The practice of drafting, or following another cyclist or cyclists and (usually) taking turns in the lead (“pulling”) is time-honored and highly effective. It bestows a huge energy savings— a power meter shows wattage reductions while drafting of 30% or more (25-30% closely drafting a single rider, and approaching 50% in a larger pack). That is of course huge, since aside from energy savings by whatever the numbers, it can drop one’s effort from anaerobic to aerobic.
Drafting in a race
In the Everest Challenge, drafting a competitor is legal so long as it s/he is in the same category. That doesn’t stop cheating, which is not uncommon, and some riders continue it even when advised as such. Indeed, I have more than once advised riders of the rules as I pass, and some choose to ignore them. But those are generally few. To win by cheating is so perverse that I just cannot understand it myself. If a guy does this for a long period and I see it I might report it; s/he should receive a time penalty to be sure.
I follow a simple rule: drafting in a race by taking turns “pulling” makes eminent sense. Drafting and not pulling is technically legal, but it violates the spirit of fair play. Pulling less long or often is justifiable if one is at perceived limits, but to not do it at all is lame. I speak of solo participants, not much more complex team dynamics.
Taking the legal drafting case, I recall the 2012 Everest Challenge effort on a steep uphill into the wind. A competitor was right on my rear wheel. I dodged and weaved in ways that made it plain I didn’t want him there, but this guy stayed on me like glue and would not take a polite hint (he knew exactly what was going on). When after some time I verbalized my displeasure, he finally took the lead and I noted a ~20 watt drop in my power demands (same speed), and that was up a ~10% grade. But the climb was mostly over by then. So his was in theory a smart effort, but at some point it’s devolves into cheating the sense of fair play. If someone does not want to draft/pull together, then I go around or side by side or drop back.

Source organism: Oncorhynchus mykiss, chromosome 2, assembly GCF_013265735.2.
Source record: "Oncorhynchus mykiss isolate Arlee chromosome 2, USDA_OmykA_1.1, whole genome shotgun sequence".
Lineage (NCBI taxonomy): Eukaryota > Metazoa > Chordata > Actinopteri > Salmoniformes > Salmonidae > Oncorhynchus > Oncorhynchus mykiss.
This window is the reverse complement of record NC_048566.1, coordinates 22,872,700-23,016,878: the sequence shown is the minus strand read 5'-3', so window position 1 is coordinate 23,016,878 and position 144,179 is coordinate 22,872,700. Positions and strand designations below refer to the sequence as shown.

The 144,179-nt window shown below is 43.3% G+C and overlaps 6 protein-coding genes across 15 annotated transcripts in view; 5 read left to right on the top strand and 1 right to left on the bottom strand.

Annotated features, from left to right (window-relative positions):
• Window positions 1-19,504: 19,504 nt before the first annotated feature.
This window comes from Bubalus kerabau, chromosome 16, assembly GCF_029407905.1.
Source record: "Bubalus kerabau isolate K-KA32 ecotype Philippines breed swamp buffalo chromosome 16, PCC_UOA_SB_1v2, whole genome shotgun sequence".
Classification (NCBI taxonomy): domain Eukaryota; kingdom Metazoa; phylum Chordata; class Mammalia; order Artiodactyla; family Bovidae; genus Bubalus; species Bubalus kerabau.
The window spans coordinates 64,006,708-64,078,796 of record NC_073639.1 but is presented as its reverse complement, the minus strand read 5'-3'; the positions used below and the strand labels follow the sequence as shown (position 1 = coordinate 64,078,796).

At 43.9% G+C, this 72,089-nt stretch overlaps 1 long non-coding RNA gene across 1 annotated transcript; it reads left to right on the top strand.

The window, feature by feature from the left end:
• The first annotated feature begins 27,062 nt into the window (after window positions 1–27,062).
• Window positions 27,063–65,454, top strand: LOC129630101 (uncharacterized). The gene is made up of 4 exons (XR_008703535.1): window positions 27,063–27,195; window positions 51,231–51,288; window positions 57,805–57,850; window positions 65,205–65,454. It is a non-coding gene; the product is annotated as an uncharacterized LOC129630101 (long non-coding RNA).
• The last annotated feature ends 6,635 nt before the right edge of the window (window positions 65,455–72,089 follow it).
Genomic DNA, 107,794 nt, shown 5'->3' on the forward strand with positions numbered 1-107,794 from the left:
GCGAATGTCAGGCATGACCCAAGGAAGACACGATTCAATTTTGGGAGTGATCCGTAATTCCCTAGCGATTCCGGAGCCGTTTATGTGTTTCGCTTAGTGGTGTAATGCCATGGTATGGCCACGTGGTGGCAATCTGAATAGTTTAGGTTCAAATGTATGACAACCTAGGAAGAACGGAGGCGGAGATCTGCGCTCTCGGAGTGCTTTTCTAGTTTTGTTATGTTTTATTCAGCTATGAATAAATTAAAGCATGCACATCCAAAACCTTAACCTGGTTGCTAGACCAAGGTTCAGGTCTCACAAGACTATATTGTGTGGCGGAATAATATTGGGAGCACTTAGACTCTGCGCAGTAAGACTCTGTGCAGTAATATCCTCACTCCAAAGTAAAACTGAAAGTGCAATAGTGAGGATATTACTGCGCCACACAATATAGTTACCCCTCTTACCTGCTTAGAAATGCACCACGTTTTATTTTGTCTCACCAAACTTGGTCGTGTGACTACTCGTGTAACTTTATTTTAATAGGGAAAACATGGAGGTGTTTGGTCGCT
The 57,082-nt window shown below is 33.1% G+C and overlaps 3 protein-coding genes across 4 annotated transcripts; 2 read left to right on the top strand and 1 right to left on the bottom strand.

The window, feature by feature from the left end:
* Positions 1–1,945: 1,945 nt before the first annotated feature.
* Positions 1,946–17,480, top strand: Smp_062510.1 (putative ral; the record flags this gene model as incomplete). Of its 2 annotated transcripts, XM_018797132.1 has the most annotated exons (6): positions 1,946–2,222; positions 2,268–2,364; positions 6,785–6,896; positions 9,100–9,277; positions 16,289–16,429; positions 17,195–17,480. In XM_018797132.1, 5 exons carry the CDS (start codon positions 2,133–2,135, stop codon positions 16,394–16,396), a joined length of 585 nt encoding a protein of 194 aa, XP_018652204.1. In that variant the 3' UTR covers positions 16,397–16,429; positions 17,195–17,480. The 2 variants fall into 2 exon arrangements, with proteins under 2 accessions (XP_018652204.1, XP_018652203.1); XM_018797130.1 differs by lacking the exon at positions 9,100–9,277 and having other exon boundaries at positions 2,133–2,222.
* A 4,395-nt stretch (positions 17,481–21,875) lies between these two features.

Drafting in an event
In many events, one might see groups of varying sizes from two or three riders pacelining to groups of 20 or even 50 riders. Consider a double century in particular: huge energy savings can be had by gluing oneself onto the back of a 10+ rider pack, to the tune of several miles per hour. Going that fast, when done you assuredly can brag how fast you did XYZ double century because most of the participants end up not drafting over most of the course.
Which is comparing apples to oranges. Comparing an event time based on drafting versus a solo effort speaks to luck or timing or both, not necessarily ability or skill.
Which is why I generally eschew drafting even in distance events (non race events): for me it’s about testing myself, my best effort against my other efforts. If I were to draft, I can’t say how well I really did, and that undermines much of the satisfaction of a fast time, and invalidates metrics against any other solo event. In short, it’s a ride that is degraded in aesthetic and technical value for my purposes.
For double centuries and similar, I decide in advance whether it is to be a solo effort and as of 2014/2015 that means always solo. To find some riding buddies and plan to draft each other in advance, well it just makes it a different experience. Neither good nor bad, but different. And since I like to do solo events like the Everest Challenge and Four Horsemen of the Solstice, my training schedule relies in part on getting a sense of my actual condition. And that cannot be done reliably if drafting for a significant portion of the event.